Applied 40S June 2, 2009
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Applied 40S June 2, 2009

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Introduction to fractals.

Introduction to fractals.

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Applied 40S June 2, 2009 Applied 40S June 2, 2009 Presentation Transcript

  • Properties of Fractals (What is a fractal anyway?) Infinity by flickr user azarius
  • What is a Fractal? Fractal Zoom on YouTube
  • The Bouncing Ball A ball is dropped from one metre, and the height is recorded after each bounce. A 'Super Bouncer' sold locally is guaranteed to bounce to 90 percent of its drop height if it is dropped onto concrete from a height of less than two metres. 1. How high does the ball bounce on its eighth bounce? 2. How many times does the ball bounce before it rises to less than half of its original drop height? 3. How many times does the ball bounce before it stops bouncing? 4. How far has the ball travelled as it reaches the top of its 4th bounce. 5. Construct a graph that shows the bounce height versus bounce number.
  • The Sierpinski Triangle Waclaw Sierpinski, a Polish mathematician, developed another fractal known as the Sierpinski Triangle. This fractal also starts with an equilateral triangle. To draw the fractal, you find the midpoint of each side of the original triangle, and then draw three segments joining the midpoints. There are now four triangles inside the original triangle. The middle triangle is not shaded, and the process is continued with the other three shaded triangles, as shown in the diagram below.
  • The Koch Snowflake This fractal -- the Koch Snowflake -- was developed by in 1904 by Helge von Koch, a Swedish mathematician. The fractal is started by drawing an equilateral triangle. Each side of the triangle is trisected, and the middle section forms the base of a new equilateral triangle outside the original one. The process is then continued. The diagram below shows three generations of the Koch Snowflake. http://www.youtube.com/watch?v=JdMgvSWSKZI 1st iteration 2nd iteration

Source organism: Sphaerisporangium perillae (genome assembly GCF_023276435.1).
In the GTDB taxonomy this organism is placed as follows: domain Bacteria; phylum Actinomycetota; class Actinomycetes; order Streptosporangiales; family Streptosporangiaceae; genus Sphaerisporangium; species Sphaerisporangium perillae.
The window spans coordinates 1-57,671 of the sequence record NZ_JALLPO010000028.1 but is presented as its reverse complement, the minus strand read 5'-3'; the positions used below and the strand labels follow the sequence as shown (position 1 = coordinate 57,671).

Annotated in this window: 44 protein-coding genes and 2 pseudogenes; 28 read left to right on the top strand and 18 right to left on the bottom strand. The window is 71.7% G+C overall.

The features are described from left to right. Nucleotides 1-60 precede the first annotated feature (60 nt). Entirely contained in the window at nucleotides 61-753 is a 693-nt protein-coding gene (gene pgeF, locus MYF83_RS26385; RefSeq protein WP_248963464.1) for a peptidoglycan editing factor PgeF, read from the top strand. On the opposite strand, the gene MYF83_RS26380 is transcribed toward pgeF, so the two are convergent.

• A Fractal: The Koch Snowflake All about the Koch Snowflake on wikipedia
  • Draw a Fractal Use pencil and paper (metric graph paper if possible) to draw the fractal described below. • Draw a square with 8-cm sides in the middle of the paper. • Position the paper horizontally (in landscape format). Extend the diagram to the left and right by drawing a square on each side of the original square -- touching the original square. The sides of the new squares should be half as long as the side lengths of the original square. • Repeat the previous step three times. Your fractal should now have five generations, including the original square.
  • Question: Will the fractal ever be too large for this page? Explain.
  • The Rectangle ... HOMEWORK Draw a rectangle that measures 12 cm by 8 cm, and shade the inside of the rectangle. Construct the midpoints of each side of the rectangle, and then draw a quadrilateral by joining these points. Shade the quadrilateral white. Now continue the process by finding the midpoints of the quadrilateral, drawing the rectangle, and shading it the same colour as the first rectangle. Draw six generations. (The initial rectangle is the first generation.)
  • The Square ... HOMEWORK Create a fractal that begins with a large square 20 cm on each side. Each pattern requires that the square be divided into four equally sized squares, that the bottom-left square be shaded, and the process continues in the upper-right square. Repeat the process four times.